From the looks of it, the second round of the Net Neutrality debate is going to be a lot like the first: Lots of blather and not a lot of attention paid to facts, as warring factions try to tilt public perception in their favor. Surprising? Hardly, given the stakes of the game. Disappointing? Certainly, especially for those who were hoping that there could be more consensus-building discussions instead of the he-said/she-said arguing of the past, which hasn’t really served either side well.
Today’s editorial by Richard Bennett in the San Francisco Chronicle is a case in point: While Bennett, a self-proclaimed networking expert, makes valid points about the need for regulators to closely examine the market power of Google’s search advertising deals, his emotional one-offs on several items raise two red flags: Not only are some of them inaccurate, but their almost word-for-word mimicry of similar opinions voiced recently by the major telcos, AT&T and Verizon, shows there might be more to his argument than just the concerns of an average netizen.
In recent interviews for our upcoming Sidecut Report on Net Neutrality, I was reminded once again just how good the telcos are at playing the lobbying game by synchronizing their messaging. In separate interviews at the recent NXTcomm show, the top policy execs for both big telcos — AT&T’s Jim Cicconi and Verizon’s Tom Tauke — both stressed the ideas that A) the Net Neutrality debate was started by, and mostly run by, Google; and B) that privacy concerns, especially those related to online advertising, were a much bigger problem than net neutrality, which was already being solved anyway by business-to-business solutions. Clearly, I thought, these are the new marching orders for the telco side of the issue.
Both those ideas are embodied in Bennett’s essay, in which he accuses Google of a “political head-fake,” using net neutrality to distract regulators from the privacy concerns. I would posit that you could flip that coin on its head, and say that it’s the telcos who are raising a big stink about privacy in order to try to move net neutrality to a back burner. To me, they seem like two separate issues that should be resolved on their own merits. But neither am I naive! Welcome to Net Neutrality, Round Two.
While I still hope to interview Bennett for the upcoming report — it’s clear from his writing and public testimony that he knows more about networking than your average law professor — there are several points in his column that shouldn’t go unchallenged. The first is his claim that net neutrality is a topic that “Google thrust into the political spotlight two years ago.” The reality is that Google, if anything, was late to the game and supremely unorganized in its approach to net neutrality, not really getting its act together until it hired former MCI lobbyist Rick Whitt in early 2007. If anything, it was former AT&T CEO Ed Whitacre’s not on my pipes bromide that made net neutrality a front-page topic, more so than anything Google did or said.
Bennett also says Google gets a free pass from the tech press, and that despite its “squeaky-clean” image, Google also has relations with “Washington power brokers,” perhaps an attempt to sketch Google as some nefarious broker of back-room deals. I’m not sure where Bennett is reading his so-called “cheerleading” for Google — most everything I can find in searches on the topic are straightforward, balanced news accounts, with plently of growing cynicism about Google and its endeavors in things like Street View. My pal Om has been anything but a Google cheerleader, like others questioning how Google will square its open networking ideals with the exclusive partner deals that were part of its $500 million investment in WiMax provider Clearwire.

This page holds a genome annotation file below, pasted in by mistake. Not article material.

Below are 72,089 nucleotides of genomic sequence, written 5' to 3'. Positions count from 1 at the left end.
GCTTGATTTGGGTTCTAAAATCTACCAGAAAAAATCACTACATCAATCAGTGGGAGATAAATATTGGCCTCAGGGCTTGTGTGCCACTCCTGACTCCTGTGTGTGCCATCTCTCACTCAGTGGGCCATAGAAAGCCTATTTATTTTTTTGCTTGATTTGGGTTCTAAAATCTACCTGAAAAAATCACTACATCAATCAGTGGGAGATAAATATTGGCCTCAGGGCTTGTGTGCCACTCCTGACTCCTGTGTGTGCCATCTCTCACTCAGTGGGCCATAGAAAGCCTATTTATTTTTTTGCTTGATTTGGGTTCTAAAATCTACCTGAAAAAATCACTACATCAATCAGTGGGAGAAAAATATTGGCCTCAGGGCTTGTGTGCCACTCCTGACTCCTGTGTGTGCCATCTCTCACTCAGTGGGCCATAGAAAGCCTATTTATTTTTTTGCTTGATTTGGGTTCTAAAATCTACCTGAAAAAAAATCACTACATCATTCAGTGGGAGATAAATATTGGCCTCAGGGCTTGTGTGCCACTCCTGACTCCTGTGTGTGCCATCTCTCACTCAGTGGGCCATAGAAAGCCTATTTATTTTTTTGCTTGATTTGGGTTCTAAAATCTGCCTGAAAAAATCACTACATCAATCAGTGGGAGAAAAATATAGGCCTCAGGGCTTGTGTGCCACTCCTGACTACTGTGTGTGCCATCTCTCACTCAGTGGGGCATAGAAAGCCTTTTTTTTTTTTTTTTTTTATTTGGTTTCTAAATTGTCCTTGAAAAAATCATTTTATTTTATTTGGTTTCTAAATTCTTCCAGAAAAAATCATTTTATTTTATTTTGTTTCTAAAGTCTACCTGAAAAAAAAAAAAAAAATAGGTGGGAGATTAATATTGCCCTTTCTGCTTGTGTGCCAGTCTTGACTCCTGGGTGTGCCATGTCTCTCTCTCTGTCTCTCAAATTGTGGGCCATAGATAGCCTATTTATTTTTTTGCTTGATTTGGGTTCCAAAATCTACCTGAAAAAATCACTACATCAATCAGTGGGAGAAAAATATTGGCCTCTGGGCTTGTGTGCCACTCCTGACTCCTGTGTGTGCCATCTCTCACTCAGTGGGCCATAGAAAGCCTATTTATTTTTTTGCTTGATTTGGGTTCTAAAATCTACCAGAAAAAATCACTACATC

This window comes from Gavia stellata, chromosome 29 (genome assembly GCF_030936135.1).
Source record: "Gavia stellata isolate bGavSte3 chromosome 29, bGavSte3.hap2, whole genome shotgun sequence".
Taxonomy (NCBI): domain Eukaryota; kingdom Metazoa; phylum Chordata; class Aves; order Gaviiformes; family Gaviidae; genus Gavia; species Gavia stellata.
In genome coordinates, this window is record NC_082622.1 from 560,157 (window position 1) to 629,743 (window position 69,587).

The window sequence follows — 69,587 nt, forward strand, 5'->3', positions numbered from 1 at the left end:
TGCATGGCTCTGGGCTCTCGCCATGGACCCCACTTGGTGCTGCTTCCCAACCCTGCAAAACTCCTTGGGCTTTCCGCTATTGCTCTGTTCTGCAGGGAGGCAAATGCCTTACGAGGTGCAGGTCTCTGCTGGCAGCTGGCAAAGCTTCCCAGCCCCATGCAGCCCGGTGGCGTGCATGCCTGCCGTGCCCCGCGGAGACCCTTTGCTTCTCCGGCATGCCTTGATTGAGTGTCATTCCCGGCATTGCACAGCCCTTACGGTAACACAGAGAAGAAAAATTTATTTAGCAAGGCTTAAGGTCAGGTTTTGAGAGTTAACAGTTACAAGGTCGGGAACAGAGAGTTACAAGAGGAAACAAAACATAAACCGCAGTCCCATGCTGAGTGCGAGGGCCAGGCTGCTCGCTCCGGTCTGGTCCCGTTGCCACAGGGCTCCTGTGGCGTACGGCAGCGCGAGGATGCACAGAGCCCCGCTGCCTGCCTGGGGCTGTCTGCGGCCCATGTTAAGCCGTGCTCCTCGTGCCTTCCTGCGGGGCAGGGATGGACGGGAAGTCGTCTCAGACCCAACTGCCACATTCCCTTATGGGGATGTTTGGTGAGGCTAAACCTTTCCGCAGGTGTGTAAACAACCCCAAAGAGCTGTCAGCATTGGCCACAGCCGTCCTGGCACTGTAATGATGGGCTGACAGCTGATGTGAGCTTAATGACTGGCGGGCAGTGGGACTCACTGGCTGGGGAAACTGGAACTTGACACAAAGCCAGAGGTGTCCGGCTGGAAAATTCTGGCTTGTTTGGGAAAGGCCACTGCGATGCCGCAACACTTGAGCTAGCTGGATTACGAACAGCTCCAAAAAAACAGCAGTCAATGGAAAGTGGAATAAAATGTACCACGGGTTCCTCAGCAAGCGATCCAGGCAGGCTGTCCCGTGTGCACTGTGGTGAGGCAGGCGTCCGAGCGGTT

On the D.C. influencer side, all I can say is it wasn’t Google who convinced Congress to change its mind and grant immunity to telcos in their FISA-related lawsuits. According to AT&T’s Cicconi, he oversees a staff of some 700 people. Google’s Whitt, on the other hand, is one of only three Google people “on the Hill,” and he is still the only one with a focus on the FCC. So who exactly is to be feared in Washington?
You could keep picking Bennett’s essay apart — claiming Google had “largely abandoned” net neutrality earlier this year is just laughable — but at some point you just get tired of the game, and wish there was a better way. Fortunately, many of the other players on both sides seem to be eager to work together to find solutions that don’t require political endgames; today’s surprise agreement between Vonage and Comcast to work together on networking concerns is just another signal that maybe there is a better place for the debate, centered around what is reasonable network management, and how it can be achieved so that both sides feel their concerns have been considered, and become part of the implementation. Other interviews we’ve done with folks like Public Knowledge and Comcast reflected such ideas.
Given Bennett’s past calls for more technical expertise and less political interference in debates about matters Internet, it’s surprising to read that he now thinks that regulators, and not market players, should intervene. But it is pretty clear who agrees almost exactly with everything he says today.
“The carriers try to frame this as being between themselves and Google — I’m a veteran of MCI so I saw this in the ’90s,” said Whitt in our recent interview. “They came after MCI as the poster child of the CLEC side, and unfortunately, they did a pretty good job.”
Will the same game work again? That will be one of the questions we ask in our upcoming report, which unfortunately has been slowed a bit by my recent surgery. If you want an email update when it’s ready, drop me a line at kaps at sidecutreports.com and I will ping you when it’s done.